We thank V.A. Borowicz, L.P. Lounibos, C.C. Lord, and B.W. Alto, and two anonymous referees for comments on the manuscript, W.A. Frankino for aid in the laboratory, and L.P. Lounibos, N. Nishimura, L.F. Evans Jr., and R.L. Escher for assistance in collecting mosquitoes. This research was supported by grants from the US National Institutes of Health (R15-AI39700 and R01-AI44793) and the Illinois State University Office of Research. This is Florida Agricultural Experiment Station Journal Series R-08150.
Steven A. Juliano, Department of Biological Sciences, Behavior, Ecology, Evolution, and Systematics Section, Illinois State University, Normal, IL 61790–4120, USA e-mail: ude.utsli.oib.liam@ailujas Tel.: +1-309-4382642, Fax: +1-309-4383722.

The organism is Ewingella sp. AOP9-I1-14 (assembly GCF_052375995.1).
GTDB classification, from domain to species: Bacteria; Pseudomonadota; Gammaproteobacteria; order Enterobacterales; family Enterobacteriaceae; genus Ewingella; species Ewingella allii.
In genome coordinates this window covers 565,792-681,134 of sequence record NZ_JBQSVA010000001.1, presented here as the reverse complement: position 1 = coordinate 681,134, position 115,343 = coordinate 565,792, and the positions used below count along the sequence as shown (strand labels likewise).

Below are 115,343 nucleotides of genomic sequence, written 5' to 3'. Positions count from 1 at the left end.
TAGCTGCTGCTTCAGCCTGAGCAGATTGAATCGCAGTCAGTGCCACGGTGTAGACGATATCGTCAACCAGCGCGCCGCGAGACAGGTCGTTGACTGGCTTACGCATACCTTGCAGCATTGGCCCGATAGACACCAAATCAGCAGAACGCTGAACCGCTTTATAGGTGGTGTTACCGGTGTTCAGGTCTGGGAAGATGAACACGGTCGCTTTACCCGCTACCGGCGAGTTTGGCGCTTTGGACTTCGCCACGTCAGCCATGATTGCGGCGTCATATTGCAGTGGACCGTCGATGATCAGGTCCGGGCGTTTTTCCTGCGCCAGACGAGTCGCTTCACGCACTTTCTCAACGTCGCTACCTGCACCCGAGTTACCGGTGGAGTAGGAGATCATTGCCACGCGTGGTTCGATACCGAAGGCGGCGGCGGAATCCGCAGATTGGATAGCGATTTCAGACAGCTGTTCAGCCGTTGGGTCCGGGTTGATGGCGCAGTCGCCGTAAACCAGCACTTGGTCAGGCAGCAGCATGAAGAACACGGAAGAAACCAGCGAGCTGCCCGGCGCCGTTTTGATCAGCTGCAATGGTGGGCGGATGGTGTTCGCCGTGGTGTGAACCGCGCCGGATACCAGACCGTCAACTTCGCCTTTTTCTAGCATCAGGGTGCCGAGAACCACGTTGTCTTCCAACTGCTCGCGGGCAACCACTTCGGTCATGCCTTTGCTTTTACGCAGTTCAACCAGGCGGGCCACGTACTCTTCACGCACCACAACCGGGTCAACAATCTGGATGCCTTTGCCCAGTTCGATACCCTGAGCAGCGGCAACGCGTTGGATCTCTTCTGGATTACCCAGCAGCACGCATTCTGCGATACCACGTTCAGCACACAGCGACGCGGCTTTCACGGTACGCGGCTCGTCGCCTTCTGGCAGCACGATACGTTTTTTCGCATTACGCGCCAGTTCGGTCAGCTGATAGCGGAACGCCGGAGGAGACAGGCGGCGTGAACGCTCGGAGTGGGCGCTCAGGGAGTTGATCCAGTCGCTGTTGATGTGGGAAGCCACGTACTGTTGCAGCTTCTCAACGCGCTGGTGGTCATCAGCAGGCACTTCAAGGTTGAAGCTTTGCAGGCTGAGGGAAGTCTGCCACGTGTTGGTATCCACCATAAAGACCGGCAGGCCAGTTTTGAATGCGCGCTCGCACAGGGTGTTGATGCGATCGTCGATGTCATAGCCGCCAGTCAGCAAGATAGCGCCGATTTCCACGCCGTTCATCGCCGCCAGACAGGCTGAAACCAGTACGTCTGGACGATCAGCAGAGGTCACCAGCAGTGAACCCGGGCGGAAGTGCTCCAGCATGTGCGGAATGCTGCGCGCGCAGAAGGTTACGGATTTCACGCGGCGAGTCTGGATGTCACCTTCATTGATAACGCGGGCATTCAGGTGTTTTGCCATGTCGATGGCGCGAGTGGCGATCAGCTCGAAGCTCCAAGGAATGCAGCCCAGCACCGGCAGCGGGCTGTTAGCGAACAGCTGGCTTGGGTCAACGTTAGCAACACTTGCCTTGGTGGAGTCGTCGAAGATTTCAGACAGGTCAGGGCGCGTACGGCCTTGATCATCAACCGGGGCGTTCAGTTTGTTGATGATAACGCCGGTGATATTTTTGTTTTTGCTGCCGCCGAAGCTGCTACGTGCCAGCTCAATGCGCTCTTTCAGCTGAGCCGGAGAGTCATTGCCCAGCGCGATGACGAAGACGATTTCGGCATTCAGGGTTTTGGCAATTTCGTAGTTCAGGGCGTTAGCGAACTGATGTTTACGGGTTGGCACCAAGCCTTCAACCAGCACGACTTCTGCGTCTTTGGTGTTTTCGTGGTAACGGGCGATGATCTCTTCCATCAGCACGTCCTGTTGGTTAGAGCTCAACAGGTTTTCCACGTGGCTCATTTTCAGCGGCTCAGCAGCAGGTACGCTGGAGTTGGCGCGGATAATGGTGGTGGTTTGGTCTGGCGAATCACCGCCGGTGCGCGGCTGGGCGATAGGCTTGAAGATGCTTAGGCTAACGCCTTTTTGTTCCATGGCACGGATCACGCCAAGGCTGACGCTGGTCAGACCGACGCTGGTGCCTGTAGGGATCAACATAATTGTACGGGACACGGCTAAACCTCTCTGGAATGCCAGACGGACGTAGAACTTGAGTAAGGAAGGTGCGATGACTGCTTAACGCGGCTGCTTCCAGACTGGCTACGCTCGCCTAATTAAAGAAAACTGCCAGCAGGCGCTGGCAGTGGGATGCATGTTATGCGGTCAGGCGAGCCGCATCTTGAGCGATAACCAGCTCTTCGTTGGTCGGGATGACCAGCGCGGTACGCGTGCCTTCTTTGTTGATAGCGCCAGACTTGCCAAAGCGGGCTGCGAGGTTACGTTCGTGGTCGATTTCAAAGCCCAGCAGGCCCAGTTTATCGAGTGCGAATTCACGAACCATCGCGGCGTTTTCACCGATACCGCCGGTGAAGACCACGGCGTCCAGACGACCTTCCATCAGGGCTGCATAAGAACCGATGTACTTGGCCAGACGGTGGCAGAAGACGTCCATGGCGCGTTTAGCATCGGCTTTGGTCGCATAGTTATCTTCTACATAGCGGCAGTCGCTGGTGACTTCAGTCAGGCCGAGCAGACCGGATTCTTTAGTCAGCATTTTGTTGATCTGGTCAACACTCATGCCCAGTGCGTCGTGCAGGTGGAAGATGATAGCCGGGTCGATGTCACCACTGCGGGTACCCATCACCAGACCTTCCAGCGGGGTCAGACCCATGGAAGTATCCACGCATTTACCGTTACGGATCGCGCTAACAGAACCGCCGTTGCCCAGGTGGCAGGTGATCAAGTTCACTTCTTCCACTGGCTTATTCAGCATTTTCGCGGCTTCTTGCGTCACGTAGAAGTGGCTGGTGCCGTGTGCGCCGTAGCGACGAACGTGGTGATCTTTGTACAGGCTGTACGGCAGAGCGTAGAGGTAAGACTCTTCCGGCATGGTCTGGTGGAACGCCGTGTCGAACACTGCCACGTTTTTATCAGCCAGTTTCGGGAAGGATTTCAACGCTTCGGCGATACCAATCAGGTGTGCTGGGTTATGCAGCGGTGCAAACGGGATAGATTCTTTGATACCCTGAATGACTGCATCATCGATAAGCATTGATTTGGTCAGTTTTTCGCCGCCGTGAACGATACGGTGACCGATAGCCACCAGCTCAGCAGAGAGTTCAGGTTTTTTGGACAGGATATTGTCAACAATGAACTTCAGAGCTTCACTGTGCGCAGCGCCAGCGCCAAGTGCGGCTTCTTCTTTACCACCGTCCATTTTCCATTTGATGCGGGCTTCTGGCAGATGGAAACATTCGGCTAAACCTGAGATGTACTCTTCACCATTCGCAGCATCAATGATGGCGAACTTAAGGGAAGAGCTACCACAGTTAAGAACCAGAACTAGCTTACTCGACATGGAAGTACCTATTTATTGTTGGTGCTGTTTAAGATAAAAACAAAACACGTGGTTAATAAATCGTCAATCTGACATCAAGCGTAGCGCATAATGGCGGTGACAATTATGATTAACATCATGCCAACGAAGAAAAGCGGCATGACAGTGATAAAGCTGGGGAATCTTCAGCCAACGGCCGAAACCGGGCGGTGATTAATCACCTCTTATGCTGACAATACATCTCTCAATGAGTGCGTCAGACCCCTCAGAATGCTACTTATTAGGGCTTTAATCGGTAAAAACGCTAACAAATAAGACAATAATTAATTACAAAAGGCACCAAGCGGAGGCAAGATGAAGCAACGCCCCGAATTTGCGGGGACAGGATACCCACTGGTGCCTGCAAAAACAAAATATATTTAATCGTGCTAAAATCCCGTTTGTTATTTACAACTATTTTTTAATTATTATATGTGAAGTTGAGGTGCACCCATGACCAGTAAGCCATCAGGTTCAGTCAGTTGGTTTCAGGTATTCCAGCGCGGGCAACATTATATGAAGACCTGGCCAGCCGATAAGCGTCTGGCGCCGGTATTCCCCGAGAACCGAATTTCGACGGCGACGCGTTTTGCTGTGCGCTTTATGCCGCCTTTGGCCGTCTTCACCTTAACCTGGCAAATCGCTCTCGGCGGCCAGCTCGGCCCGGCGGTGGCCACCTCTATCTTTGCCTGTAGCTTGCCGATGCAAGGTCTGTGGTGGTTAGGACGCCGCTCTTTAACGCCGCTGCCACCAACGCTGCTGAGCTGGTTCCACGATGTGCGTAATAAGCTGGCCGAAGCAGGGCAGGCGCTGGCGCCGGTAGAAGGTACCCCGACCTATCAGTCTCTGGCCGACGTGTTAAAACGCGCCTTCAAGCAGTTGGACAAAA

George F. O’Meara, Florida Medical Entomology Laboratory, Institute of Food and Agricultural Sciences, University of Florida, 200 9th St. SE, Vero Beach, FL 32962, USA.
Jeneen R. Morrill, Department of Biological Sciences, Behavior, Ecology, Evolution, and Systematics Section, Illinois State University, Normal, IL 61790–4120, USA.
Michele M. Cutwa, Florida Medical Entomology Laboratory, Institute of Food and Agricultural Sciences, University of Florida, 200 9th St. SE, Vero Beach, FL 32962, USA.